Mia Goth in a still from Pearl. Photo: Christopher Moss

Writer-director Ti West recently paid tribute to the slasher cinema of the ’70s and ’80s with his blood-soaked horror satire ‘X’. This March-released film, which laced its grisly storyline with pointed social commentary, proved as thought-provoking as it was cringe-worthy; and boasted an impressive leading role from actress Mia Goth, who did double duty as the lead Max and – under heavy age make-up – Pearl, a pitchfork-wielding octogenarian with a penchant for sex and death.

Now West is back to expand the universe of “X” with a prequel that takes us back to 1918 and explores the origins of poor, twisted Pearl. Again starring Goth (who also co-wrote the film), Pearl takes visual and stylistical inspiration from an earlier era of cinema, weaving specific nods to well-loved musicals like The Wizard of Oz and Mary Poppins “. his tale of a troubled young woman’s descent into insanity.

Stuck on her parents’ farm during the height of the Spanish flu pandemic, Pearl lives under the tutelage of her stoic, repressive mother (Tandi Wright) while she is forced to care for her ailing, wheelchair-bound father (Matthew Sunderland). . Although her husband Howard (Alistair Sewell) is fighting in Europe during World War I, Pearl dreads his impending return and instead dreams of dancing in front of admiring crowds, like the images she sees when she sneaks into the town’s cinema.

Mia Goth in a still from Pearl. Photo: Christopher Moss

After making the acquaintance of a charming projectionist (David Corenswet), he first seduces her by saying he can always projection films for her free of charge, and then shows examples of some of the scantily clad uses of this new technology (a subtle allusion the story of “X”, several decades later). It’s indicative of how bad Pearl’s life is that she sees a guy living in the back room of a movie theater (however charming he is) as a kind of savior.

Despite the projectionist’s reassuring promises to take her to Europe, you don’t have to have seen the earlier episode to know that such an escape is nowhere in sight for Pearl (who spends her time on the farm nursing the occasional wayward geese to eat, so clearly she’s already having problems). The unfolding 102 minutes is a slow ramp down (or ramp up) to inevitability as that realization takes root—for both her and the audience.

Mia Goth and Matthew Sunderland in a still from Pearl. Photo: Christopher Moss

“Pearl” is often shocking in its brutality. The violent scenes carry more weight since they don’t come from a fantasy monster like Freddy Krueger or even a charming psychopath like Hannibal Lecter. Instead, there’s something about Goth’s swinging axes and pitchforks, with her slender frame and hair tied in a bow, that adds an extra element of horror to a story that’s already quite chilling.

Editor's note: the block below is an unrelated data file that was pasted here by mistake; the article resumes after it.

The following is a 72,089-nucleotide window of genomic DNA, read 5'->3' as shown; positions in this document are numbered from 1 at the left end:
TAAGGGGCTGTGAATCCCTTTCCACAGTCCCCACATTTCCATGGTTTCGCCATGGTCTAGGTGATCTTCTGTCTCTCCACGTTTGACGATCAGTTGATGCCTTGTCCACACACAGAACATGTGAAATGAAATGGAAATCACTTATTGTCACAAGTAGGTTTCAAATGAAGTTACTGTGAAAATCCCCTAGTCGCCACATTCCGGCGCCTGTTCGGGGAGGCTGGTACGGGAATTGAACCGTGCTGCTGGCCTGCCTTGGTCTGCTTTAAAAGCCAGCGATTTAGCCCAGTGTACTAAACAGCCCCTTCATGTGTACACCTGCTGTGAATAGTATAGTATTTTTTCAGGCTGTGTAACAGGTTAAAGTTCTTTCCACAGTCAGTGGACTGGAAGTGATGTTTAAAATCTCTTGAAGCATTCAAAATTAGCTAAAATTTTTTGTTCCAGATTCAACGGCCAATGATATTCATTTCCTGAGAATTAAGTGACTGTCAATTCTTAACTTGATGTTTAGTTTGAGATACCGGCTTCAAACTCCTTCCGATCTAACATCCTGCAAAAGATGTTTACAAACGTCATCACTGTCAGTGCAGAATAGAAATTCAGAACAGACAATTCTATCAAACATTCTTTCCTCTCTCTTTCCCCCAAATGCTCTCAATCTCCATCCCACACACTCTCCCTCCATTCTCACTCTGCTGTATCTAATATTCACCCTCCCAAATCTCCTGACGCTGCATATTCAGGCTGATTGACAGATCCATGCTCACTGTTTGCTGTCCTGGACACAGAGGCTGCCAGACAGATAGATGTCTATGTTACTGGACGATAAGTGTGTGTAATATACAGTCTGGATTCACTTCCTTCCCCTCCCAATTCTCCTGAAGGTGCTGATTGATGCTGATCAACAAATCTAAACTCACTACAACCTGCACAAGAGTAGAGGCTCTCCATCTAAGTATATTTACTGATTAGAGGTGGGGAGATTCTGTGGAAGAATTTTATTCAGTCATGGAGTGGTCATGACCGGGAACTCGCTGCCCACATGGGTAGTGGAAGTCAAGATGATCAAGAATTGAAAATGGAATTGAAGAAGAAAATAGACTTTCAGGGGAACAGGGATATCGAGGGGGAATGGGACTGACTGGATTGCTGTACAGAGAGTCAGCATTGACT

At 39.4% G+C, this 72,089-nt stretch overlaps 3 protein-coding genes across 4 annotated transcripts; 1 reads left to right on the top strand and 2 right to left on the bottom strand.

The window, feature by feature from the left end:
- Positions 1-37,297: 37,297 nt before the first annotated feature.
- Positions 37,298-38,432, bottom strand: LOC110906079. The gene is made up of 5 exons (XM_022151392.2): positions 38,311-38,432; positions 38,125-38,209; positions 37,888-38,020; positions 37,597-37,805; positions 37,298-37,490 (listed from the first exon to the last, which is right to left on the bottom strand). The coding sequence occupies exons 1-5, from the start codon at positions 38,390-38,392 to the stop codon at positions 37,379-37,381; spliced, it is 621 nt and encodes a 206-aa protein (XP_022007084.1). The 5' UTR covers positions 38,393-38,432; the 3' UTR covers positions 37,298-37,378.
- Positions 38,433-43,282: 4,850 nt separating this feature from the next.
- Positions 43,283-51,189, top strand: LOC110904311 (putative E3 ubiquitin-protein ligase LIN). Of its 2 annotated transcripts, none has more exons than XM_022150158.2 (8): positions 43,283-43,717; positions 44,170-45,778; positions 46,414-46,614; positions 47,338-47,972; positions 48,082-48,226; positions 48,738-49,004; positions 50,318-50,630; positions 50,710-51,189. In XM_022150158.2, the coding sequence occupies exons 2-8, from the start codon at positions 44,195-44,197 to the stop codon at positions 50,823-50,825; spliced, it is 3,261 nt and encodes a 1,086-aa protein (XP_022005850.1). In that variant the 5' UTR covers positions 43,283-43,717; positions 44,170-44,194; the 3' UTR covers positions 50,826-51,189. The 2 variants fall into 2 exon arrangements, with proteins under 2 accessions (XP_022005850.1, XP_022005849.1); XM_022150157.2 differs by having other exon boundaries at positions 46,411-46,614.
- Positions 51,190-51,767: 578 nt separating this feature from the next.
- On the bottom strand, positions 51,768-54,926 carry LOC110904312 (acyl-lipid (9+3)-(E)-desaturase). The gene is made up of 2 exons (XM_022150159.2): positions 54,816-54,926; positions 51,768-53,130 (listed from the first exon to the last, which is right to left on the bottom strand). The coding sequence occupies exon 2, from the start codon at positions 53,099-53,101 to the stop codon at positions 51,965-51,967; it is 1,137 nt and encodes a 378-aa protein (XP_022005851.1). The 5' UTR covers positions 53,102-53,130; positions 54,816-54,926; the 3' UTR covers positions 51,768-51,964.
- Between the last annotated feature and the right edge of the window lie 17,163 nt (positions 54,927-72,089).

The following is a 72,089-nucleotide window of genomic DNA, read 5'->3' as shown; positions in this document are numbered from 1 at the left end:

While it’s impossible to fully sympathize with the character given the long list of personal issues she’s already having before the story begins (and what we know she’ll do in the next one), Goth still infuses her with enough lived pathos We can’t help but feel terrible for Pearl as a series of disasters sets her on a path of no return.

“Pearl” culminates in a tour de force monologue from the actress, tearing her soul open for another character without the camera daring to make a cut – like the staring eye of an audience that is both mesmerizing and hypnotic is also horrified. It’s a powerful performance that, along with their previous work in “X,” marks Goth as a unique talent to watch, whether in the genre or beyond.

Taken together, “X” and “Pearl” make for a compelling dual feature that features blood-spattered homages to different eras of cinema. Ti West has already made it clear that he would like to see the “X” universe continue. If he continues to use such ingenuity with the form, I know I’ll be there to see it – even as I watch some of it with my hands in front of my eyes.

L“Pearl”: horror. Starring Mia Goth, David Corenswet, Tandi Wright and Emma Jenkins-Purro. Ti West is directing. (R. 102 minutes.) In cinemas Friday, September 16.

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